As we left Yardenit and Galilee, the terrain became more arid. We stopped at Beit She'an, which has been a city from the time of Joshua and King David. In that day it was the entry to Israel and its largest and most important city. Before that, the area was ruled by the Egyptians and the Philistines.
The Romans were also there during the time of Christ. We saw the remains of this amphitheater that dates from 200 AD. Our guide told us that blood sports were held here and pointed to the lion cages underground that could be seen from where we were standing.
The ruins of the city that date from the time of King David were located outside of today's modern town. It is a vast archaeological site that we did not take the time to walk over. Our guide told us that the body of King Saul was hung from the walls of the city on the side of this mountain after his defeat by the Philistines. (1 Samuel 31: 8-13) David's lament for Saul and for Jonathan (How are the mighty fallen!) is recorded in 2 Samuel 1.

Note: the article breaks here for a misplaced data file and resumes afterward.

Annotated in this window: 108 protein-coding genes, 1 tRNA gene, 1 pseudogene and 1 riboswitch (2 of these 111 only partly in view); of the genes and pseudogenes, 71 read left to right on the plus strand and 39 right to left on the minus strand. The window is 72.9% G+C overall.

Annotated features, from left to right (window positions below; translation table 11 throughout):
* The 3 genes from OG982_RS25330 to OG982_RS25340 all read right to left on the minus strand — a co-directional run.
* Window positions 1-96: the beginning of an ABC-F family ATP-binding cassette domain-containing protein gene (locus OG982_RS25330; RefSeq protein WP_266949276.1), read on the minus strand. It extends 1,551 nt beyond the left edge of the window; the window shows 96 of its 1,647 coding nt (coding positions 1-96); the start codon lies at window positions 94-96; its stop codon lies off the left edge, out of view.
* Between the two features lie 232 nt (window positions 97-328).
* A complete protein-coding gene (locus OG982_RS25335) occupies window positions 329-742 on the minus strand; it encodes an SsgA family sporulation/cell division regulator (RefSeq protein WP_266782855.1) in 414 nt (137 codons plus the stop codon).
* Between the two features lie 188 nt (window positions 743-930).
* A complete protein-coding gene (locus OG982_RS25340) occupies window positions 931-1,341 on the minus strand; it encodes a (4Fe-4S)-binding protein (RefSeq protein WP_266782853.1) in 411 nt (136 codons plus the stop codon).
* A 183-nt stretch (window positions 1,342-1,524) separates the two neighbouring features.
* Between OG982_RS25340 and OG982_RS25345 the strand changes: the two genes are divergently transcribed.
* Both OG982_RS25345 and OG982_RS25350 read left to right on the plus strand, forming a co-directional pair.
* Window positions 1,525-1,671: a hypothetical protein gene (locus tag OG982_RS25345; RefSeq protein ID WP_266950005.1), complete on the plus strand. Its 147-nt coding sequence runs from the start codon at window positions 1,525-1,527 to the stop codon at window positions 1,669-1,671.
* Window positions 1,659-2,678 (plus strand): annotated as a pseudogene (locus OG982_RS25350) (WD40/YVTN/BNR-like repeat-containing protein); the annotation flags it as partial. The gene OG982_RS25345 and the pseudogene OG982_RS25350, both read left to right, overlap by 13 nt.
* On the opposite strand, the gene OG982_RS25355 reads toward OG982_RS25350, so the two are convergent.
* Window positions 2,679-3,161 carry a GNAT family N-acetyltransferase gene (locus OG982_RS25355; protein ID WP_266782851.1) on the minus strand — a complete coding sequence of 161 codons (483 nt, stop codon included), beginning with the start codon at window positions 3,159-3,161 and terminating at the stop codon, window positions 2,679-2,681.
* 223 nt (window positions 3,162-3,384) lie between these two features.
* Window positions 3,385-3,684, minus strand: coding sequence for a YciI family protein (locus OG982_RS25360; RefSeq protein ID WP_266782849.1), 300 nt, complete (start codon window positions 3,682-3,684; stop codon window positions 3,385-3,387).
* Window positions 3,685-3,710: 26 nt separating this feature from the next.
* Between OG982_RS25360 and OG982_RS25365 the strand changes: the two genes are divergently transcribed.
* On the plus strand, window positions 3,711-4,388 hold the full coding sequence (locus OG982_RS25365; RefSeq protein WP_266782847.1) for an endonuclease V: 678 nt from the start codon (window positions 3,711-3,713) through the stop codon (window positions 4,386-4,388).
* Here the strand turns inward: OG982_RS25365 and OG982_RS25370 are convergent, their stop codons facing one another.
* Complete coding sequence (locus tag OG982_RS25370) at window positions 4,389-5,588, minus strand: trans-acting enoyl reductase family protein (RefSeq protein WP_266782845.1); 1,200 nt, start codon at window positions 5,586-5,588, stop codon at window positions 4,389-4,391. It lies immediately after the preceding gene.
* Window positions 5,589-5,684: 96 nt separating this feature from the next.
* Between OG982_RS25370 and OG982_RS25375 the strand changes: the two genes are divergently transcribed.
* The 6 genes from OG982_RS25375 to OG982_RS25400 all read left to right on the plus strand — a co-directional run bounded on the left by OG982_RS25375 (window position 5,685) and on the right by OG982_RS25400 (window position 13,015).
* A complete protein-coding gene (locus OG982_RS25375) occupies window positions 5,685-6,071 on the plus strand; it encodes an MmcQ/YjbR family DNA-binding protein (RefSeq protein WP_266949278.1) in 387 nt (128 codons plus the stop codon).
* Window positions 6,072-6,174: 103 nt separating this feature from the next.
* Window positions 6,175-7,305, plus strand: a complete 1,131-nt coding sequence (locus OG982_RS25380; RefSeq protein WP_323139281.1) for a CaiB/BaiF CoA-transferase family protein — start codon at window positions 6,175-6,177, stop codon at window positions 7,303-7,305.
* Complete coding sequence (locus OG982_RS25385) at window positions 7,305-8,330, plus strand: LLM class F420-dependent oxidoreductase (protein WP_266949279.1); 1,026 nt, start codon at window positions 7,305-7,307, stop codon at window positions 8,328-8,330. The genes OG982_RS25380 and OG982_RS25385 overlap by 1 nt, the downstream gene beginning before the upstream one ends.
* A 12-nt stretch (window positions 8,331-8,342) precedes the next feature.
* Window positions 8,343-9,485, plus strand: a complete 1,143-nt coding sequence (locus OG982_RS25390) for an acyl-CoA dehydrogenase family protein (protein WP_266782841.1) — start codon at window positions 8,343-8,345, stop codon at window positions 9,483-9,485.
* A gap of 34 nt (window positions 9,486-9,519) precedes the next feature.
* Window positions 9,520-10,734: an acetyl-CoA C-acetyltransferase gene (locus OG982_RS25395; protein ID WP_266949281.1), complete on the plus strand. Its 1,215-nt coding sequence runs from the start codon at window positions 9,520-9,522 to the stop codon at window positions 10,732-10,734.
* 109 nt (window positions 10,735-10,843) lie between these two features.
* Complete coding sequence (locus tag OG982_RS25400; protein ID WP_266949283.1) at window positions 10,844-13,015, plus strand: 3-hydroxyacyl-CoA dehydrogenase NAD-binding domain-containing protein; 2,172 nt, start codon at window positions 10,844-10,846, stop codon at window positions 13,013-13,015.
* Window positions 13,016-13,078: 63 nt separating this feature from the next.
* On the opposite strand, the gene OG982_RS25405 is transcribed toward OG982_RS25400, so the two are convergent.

After a stop for lunch -- gotta love that falafel--the land quickly turned into bright, bleak and stark desert. As Dave pointed out, desert areas are the birthplaces of the world's great religions, so he asked the bus driver to go up one of the high desert hills and stop so we could get out and walk around.
My camera isn't good enough to show the perspective we had from the top of the peak, which was breath-taking. Dave recalled Jesus' parable of the Good Samaritan and the days Jesus spent in the desert between his baptism and his ministry. It is a harsh, unforgiving land. How in the world could anyone live out here in ancient times?
But of course we read in the Bible that they did. Like the prophet Elijah who also fled to the desert to escape from his enemies and to seek God. I began to hear the wonderful aria from Mendelssohn's Elijah, "If With All Your Hearts".
There would be more mental concerts in my head as we continued on our way to Bethleham and then into Jerusalem.